Post Inspection Requirements: Upon completion of phase one and phase two milestone inspections, the architect or engineer must submit a sealed inspection report and a separate summary of significant findings and recommendations to the association and non-condominium/cooperative owners.
Disputes and Breach of Fiduciary Responsibility: The bill expands the definition of disputes to include various matters related to milestone inspection and structural integrity reserve studies. Officers or directors knowingly failing to complete a structural integrity reserve study breach their fiduciary relationship with unit owners.
"The goal is to evaluate the life-safety and adequacy of the building's structural components, ensuring its overall safety and identifying necessary maintenance, repairs, or replacements. "
Senate Bill 2A: Insurance
Effective March 1, 2023, Senate Bill 2A on insurance has introduced several significant changes to Florida's insurance regulations, primarily focusing on property insurance claims, reinsurance, claim processing timelines, and dispute resolution procedures.
Reinsurance: Florida insurance companies are now allowed to purchase hurricane reinsurance at reasonable near-market rates. This measure aims to prevent excessive increases in insurance premiums, thus providing financial relief to policyholders in case of catastrophic events like hurricanes.
Claim Filing and Processing:
Deadline Reductions: The time limit for filing a newly reopened claim has been reduced from two years to one year. Similarly, the timeframe for submitting a supplemental claim has been shortened from three years to 18 months.
Claim Payment: Insurance companies must now process and approve or deny claims within 60 days, down from the previous 90-day period.
Claim Acknowledgment: The time within which insurance companies are required to review and acknowledge receipt of a claim communication has been reduced from 14 days to seven days.
Claim Investigation: Insurance companies are now mandated to initiate their investigation into a claim within seven days, a decrease from the previous 14 days.
Physical Inspection: The duration allowed for insurance companies to perform physical inspections, including hurricane-related claims, has been shortened from 45 days to 30 days.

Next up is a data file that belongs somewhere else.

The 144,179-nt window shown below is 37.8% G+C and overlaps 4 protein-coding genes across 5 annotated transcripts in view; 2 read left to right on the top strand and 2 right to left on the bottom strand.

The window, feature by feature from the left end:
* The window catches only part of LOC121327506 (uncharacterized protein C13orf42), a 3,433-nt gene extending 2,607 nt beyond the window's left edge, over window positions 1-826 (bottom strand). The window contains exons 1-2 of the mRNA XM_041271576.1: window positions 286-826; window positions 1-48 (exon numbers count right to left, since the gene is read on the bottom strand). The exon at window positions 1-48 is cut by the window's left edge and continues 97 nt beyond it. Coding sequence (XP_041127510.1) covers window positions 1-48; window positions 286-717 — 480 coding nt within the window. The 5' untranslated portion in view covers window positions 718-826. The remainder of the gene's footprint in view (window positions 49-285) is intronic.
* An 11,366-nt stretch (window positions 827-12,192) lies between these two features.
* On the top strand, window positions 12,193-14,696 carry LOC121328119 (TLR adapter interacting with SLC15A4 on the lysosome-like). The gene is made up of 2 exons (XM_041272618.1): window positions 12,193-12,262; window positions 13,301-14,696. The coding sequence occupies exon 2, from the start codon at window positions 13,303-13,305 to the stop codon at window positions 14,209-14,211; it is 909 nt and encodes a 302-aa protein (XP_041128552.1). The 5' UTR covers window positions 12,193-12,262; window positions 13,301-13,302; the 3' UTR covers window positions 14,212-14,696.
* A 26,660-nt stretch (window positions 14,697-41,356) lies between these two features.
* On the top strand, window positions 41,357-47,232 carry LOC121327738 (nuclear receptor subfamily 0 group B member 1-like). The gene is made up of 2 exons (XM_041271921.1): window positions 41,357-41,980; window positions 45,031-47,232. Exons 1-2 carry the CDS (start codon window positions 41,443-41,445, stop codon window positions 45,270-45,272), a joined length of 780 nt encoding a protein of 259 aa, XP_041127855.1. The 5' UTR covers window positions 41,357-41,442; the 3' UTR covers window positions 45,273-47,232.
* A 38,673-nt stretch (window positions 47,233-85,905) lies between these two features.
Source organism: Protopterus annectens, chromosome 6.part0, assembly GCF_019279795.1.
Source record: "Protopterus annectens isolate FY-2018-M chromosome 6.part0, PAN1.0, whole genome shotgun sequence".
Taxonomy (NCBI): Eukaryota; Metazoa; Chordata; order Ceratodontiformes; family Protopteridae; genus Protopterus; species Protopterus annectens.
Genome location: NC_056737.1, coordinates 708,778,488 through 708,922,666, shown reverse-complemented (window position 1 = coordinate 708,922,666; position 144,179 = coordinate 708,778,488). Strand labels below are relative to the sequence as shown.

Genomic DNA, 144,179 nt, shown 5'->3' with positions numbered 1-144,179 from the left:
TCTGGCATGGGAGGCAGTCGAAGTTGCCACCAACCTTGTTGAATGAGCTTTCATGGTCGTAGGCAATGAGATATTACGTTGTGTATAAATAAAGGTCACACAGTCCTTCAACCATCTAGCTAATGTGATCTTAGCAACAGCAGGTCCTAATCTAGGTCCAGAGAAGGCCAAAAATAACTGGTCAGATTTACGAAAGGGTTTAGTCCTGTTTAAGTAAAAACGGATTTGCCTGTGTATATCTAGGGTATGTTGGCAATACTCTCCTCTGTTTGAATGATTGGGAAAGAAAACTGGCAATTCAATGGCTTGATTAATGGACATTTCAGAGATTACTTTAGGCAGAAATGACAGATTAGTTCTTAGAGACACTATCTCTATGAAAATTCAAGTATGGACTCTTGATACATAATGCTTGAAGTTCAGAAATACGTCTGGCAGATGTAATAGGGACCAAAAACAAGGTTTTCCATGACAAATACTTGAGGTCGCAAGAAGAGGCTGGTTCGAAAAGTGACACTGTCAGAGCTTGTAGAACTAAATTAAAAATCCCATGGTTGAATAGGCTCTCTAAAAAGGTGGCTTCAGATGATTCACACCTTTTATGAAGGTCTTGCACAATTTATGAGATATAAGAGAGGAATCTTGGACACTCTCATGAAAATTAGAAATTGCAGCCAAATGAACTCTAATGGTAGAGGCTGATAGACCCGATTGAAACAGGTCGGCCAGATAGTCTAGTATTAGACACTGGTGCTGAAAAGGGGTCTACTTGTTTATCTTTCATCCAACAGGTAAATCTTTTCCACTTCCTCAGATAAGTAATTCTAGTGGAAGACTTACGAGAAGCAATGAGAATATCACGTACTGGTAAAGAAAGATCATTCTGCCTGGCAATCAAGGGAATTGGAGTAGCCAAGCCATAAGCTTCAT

Electronic Methods: Insurance companies can now employ electronic methods for damage assessment, and policyholders have the option to participate in this process.
Adjuster Reports: Insurance companies are required to send the policyholder any adjuster report estimating the damage within seven days of its creation.
Undisputed Benefits: The timeframe for paying out undisputed benefits has been reduced from 90 days to 60 days.
Attorney's Fee Awards:
One-Way Attorney's Fees Eliminated: The provision related to one-way attorneys' fees in property insurance claims has been eliminated. Neither party is awarded prevailing party attorney’s fees, and each party is responsible for their own legal fees.
Offer of Judgment: An offer of judgment provision is introduced. If one party makes an offer and the other side doesn't exceed at least 125% of that offer during the trial, the prevailing party may still need to pay the other party's attorney's fees.
Assignment of Benefits: Effective January 1, 2023, post-loss insurance benefits cannot be assigned to a third party in residential and commercial property insurance policies. This effectively eliminates the practice of assignment of benefits in Florida.
Bad Faith Claims: Before pursuing a bad faith claim against a property insurance company, a court must first determine a breach of contract. Receiving a higher appraisal award than the insurance company's appraiser's final estimate might be considered evidence of bad faith, but it's not sufficient grounds for a bad faith claim on its own.
Flood Insurance: Citizens policyholders may be required to obtain flood insurance as a condition of coverage.
Mandatory Arbitration: Insurance companies can now offer policies with mandatory arbitration clauses for dispute resolution instead of litigation. Policies with binding arbitration must also offer a non-arbitration option, and a premium discount must be provided for policies with binding arbitration.
Senate Bill 360: Construction Defects
Effective April 1, 2023, the statute of limitations for construction defect claims now starts upon the issuance of a temporary certificate of occupancy, a certificate of occupancy, or a certificate of completion, whichever is issued first. The statute of repose has been reduced from 10 years to 7 years, starting from the same milestones. An exception is made for single-family homes used as developer model homes, where the clock starts upon the transfer of title to another party from the developer.